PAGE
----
By Mohammed Waseem
Swiss payment solution provider Mobino offers this person to person money transfer service that is aimed to be targeted at everyone; yes, all the citizens of the world, as they claim. They offer solutions for individuals, merchants and central banks. Their products are integrated with the existing banking infrastructure of a country. In countries where banking services are unavailable or are inaccessible by many, they offer prepaid accounts.
The smartphone app is available on Android and iOS devices and can be downloaded from the app market to experience the new payment solution. Individuals can use the app to pay a merchant for purchases or send money to another Mobino user. The process is very easy, they just have to select the payment type (merchant or person), enter their credentials and send the payment by entering the recipient’s phone number. The last step is protected by a secret code.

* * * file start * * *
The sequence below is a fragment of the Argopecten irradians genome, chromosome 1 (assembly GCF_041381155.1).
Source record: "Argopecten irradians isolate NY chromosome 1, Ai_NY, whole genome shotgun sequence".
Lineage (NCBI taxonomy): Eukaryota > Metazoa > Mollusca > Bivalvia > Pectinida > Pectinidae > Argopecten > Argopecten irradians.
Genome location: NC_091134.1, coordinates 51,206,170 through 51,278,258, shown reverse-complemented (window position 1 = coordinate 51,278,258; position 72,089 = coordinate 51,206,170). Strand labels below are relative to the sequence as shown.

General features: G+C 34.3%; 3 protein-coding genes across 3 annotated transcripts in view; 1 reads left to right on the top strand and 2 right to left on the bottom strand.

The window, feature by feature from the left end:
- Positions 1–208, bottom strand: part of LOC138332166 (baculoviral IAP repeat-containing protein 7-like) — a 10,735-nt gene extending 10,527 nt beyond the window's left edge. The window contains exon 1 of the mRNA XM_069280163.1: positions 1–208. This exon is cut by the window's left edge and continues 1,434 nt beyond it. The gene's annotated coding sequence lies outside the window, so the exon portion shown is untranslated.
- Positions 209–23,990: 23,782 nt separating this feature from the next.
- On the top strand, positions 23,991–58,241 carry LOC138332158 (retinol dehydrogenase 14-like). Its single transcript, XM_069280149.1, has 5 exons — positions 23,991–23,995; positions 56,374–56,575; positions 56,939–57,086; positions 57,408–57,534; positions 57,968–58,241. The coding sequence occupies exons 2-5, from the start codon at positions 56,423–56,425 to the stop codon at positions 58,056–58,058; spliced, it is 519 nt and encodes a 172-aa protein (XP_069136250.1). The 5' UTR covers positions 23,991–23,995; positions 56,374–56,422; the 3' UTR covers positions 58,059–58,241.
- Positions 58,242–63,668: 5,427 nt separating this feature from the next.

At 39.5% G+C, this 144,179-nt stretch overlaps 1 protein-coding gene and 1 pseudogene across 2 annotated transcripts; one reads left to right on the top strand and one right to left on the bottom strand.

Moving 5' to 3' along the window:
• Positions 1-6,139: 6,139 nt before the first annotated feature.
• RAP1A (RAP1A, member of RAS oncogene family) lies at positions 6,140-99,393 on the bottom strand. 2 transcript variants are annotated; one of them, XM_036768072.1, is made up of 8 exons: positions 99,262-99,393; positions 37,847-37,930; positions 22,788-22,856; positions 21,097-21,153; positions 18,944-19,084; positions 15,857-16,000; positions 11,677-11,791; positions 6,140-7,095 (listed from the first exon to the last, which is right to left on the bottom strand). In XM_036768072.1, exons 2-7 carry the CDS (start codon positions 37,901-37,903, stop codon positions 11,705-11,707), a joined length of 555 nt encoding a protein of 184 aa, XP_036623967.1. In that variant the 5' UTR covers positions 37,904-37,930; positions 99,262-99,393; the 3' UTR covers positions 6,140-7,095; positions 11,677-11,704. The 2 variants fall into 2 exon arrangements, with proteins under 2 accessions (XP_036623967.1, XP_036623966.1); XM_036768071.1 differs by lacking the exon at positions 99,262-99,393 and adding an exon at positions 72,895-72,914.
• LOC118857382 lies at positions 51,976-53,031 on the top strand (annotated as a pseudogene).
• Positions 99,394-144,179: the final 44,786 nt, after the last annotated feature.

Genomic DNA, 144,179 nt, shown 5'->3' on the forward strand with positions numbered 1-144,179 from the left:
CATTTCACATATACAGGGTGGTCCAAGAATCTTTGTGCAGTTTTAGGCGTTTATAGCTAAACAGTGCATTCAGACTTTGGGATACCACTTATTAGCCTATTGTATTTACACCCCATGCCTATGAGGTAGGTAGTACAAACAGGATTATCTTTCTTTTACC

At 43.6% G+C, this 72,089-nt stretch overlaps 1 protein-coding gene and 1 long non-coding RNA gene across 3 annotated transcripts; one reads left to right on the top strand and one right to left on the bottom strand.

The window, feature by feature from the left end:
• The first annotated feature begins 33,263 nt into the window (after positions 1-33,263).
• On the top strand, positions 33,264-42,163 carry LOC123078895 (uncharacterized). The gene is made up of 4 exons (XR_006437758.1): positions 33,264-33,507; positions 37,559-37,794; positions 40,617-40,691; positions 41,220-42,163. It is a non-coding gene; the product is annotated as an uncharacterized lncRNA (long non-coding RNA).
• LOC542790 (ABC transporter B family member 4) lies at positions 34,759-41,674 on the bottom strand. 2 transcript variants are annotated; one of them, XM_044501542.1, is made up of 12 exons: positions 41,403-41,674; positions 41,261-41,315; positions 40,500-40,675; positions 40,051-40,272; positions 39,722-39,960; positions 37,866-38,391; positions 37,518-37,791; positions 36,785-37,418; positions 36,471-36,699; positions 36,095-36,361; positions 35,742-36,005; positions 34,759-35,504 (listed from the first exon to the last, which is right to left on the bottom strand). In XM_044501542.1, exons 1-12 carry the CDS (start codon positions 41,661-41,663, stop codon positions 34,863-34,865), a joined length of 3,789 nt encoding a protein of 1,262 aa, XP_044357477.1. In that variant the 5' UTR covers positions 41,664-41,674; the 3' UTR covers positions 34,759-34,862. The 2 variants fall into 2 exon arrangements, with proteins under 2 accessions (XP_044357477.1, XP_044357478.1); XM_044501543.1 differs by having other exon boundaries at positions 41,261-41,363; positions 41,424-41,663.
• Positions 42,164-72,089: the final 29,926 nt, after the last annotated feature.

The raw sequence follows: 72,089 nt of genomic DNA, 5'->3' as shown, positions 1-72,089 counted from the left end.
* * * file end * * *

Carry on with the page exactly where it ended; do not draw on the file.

Account balance can be checked and tracked using the app interface in order to avoid over spending. With this service, Mobino claims to enable mobile payments for 5 billion people. The service will also be available to non-smartphone users in order to cover the market and target countries where smartphone penetration is low. However, it has not been rolled out yet.
Mobino offers solutions for central banks to regulate money and offers an infrastructure to manage the circulation of electronic money. With this, the banks can offer Mobino accounts to all the citizens of the country; so each of them will have an account linked to their mobile number. They promise low operating costs and territory coverage to handle user registrations and cash transfers. This solution can be used to pay salaries to employees, purchase goods and services and transfer money.
There is no charge for using the app, but merchants are charged 1% of the amount as the fee and central banks may have a charged involved as well. For international transfers, currency conversions are charged at a market rate, depending on the currency pairs. The money is stored in an aggregate account with PostFinance, a Swiss financial institution that holds more than CHF 100 billion in deposits and customer assets.